For those who haven’t seen the film, I recommend reading the novel first, much more so than with any other film/book combo I’ve come across. I think the film is much more difficult to appreciate without the book.

  16. I generally try not to reply to comments about my reviews, but I must say in some ways you are right in other ways wrong. You are right when you say I seem like someone who likes straightforward stories. I do. If I watch a film that makes me want to go out and learn more about the subject (or read the books) that it’s based on then it’s done it’s job – something like Elizabeth, JFK, The Great Debaters or La Vie Rose. I don’t trust movies to be accurate or honest, therefore, I don’t go to the movies to “learn” something or “think.” But I do like “complicated” books, so more than likely I would like the book better than the film. But I don’t see how this story is all that “complicated.” It’s pompous and pretentious, but it certainly isn’t complicated or “deep.” Saying a film is “complicated,” is just another way of saying – “I’m smarter than you, because I get this.” There are very few films that are “complicated,” just films that are so poorly written and executed that it makes you think it is. A well written film is “straight forward,” and “easy” to understand there are very few good/great films that are truly “complicated,” even a film like Memento or Syriana aren’t really all that “complicated,” just purposefully disjointed. For the record, I was the only critic at the time that HATED Titanic as well (now it’s popular to bash Titanic) – it has since grown on me on DVD. At the time Titanic was the great dividing line between my other reviewers and myself. Especially Sean who saw it 10 times at the time.

  17. The main problem with the story as portrayed in this film is that it is decidedly uncomplicated. Boy and Girl in simplistic and short lustful relationship separated by remorseful antagonist and circumstance… and oh yeah, they both died without ever getting back together. Compare this story / film to, say, Cold Mountain. In that case the love story made me a believer. The force separating them was powerful and meaningful, not petty or trite. The ending, while tragic, was fulfilling and complete.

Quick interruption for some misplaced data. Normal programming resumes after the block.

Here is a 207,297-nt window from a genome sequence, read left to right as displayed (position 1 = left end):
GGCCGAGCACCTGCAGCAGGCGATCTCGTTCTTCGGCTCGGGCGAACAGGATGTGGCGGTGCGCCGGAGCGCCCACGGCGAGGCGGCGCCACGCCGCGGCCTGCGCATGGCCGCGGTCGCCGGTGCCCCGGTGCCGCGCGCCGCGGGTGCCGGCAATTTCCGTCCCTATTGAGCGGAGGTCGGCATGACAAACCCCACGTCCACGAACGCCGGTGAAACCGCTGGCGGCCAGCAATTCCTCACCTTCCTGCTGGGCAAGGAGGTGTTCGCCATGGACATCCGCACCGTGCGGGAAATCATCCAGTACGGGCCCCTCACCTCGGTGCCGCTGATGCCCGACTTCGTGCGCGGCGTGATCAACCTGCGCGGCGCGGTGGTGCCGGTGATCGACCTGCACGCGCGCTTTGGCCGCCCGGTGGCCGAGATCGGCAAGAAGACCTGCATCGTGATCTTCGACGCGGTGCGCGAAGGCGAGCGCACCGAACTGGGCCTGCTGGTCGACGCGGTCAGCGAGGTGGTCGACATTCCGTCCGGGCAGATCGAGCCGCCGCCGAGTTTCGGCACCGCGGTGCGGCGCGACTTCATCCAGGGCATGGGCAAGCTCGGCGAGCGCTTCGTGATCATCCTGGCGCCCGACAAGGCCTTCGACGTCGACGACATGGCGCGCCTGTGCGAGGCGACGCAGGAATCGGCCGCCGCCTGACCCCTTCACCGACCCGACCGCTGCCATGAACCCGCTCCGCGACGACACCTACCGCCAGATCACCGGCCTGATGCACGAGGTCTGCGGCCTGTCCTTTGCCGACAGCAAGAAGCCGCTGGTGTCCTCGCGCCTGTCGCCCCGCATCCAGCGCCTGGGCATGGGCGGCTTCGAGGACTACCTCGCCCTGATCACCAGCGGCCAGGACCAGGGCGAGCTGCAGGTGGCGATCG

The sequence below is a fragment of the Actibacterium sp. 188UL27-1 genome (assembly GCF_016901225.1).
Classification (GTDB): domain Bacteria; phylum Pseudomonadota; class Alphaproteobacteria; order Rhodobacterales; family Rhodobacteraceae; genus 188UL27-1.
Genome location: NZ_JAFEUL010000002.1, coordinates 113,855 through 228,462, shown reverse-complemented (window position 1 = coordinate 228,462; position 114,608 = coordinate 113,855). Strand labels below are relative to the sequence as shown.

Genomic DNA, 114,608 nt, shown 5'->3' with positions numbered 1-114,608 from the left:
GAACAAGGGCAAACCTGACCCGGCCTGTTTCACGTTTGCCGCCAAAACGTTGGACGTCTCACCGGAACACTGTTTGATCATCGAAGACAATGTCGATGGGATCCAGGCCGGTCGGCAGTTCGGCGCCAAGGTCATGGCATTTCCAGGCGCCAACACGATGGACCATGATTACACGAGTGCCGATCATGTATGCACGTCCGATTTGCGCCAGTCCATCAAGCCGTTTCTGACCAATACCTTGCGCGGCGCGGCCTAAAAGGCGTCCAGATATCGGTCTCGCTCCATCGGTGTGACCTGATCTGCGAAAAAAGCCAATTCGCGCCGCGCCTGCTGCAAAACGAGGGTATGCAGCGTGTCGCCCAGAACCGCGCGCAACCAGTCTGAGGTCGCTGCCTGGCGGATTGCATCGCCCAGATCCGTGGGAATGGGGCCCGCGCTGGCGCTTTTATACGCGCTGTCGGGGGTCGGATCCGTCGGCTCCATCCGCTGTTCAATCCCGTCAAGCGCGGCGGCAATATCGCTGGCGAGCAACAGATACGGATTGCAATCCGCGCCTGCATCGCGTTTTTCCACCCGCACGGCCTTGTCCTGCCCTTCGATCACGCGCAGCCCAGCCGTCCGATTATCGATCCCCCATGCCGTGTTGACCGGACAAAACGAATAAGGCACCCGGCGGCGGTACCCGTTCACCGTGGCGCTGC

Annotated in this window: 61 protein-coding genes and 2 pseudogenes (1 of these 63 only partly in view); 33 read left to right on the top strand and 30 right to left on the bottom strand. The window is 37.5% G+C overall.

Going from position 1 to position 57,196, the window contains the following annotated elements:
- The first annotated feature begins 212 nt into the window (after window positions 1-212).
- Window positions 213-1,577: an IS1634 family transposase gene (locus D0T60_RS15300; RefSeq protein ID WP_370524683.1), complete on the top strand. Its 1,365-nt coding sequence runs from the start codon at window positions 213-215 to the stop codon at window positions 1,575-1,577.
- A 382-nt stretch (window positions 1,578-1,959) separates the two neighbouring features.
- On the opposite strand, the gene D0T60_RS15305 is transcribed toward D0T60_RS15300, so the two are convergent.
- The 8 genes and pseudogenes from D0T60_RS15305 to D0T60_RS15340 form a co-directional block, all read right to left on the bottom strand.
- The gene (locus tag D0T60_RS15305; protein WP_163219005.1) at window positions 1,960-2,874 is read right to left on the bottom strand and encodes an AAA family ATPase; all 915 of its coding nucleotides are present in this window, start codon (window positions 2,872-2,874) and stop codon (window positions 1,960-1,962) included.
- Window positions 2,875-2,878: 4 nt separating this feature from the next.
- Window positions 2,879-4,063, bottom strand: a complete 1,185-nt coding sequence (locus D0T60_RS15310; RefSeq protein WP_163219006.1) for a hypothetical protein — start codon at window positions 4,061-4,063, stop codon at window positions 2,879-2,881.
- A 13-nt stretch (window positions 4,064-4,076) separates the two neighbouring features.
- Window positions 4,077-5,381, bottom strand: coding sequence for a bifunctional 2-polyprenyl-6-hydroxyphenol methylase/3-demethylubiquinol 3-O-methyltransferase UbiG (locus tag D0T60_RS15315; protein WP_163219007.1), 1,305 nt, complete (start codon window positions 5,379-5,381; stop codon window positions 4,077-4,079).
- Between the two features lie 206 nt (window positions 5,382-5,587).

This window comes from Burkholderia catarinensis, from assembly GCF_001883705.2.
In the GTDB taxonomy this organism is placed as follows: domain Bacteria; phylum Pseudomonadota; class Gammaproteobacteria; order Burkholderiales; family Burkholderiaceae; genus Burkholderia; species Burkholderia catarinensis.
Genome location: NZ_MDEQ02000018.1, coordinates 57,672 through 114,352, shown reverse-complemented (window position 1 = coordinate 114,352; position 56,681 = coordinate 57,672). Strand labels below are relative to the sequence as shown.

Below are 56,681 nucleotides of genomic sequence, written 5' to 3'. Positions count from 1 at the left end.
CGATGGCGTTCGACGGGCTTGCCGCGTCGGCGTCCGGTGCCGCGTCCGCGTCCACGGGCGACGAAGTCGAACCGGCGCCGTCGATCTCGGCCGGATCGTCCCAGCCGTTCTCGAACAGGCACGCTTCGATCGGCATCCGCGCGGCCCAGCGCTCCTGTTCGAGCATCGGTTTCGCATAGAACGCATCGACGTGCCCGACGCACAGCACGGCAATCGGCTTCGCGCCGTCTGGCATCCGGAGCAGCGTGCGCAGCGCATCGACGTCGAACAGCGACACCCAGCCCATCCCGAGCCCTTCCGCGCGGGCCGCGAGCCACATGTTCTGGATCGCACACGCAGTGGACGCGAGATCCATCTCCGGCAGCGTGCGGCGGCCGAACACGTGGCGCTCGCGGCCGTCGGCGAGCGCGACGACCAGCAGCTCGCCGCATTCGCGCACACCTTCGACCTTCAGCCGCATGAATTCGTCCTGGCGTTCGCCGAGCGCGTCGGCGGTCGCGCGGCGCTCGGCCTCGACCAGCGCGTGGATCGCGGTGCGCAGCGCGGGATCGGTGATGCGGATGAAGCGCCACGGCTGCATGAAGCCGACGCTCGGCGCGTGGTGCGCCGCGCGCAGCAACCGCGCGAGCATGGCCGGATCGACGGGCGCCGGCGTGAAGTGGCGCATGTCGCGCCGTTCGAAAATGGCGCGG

18. I had not read the book before seeing the movie. I too was dismayed at the lack of depth and reality to the supposed “love” between Robbie and Cecilia other than lust based on physical attraction. This lack of premise made the remainder of the movie hollow for me, leaving me to think simply, “What is all the fuss about?” This was further accentuated by the (what turned out to be) characterizations of Briony showing the “lovers” doing no more than kissing and proclaiming their love for each other at each imagined rendezvous. No character development offered between them was this film’s fatal flaw. I agree with the comment above that one shouldn’t have had to read the book prior to seeing the film. Any film should stand on its own. Clearly, this one didn’t. Now that the literary “twist” has been revealed to me, I don’t see the point to reading the book. Another unfortunate “glitch” in this movie, which, I admit, is probably personal to me, is that I couldn’t stomach the repeated line: “Come back to me.” All I could recall was the same line from Cold Mountain when Nicole Kidman spoke the same words with an unconvincing accent to Jude Law. It made me cringe in that movie, and it made me cringe in Atonement. I can say that Atonement was a visually arresting movie, and it could get awards for set design, costumes and cinematography. Vanessa Redgrave’s performance I found to be the only one worthy of remembrance.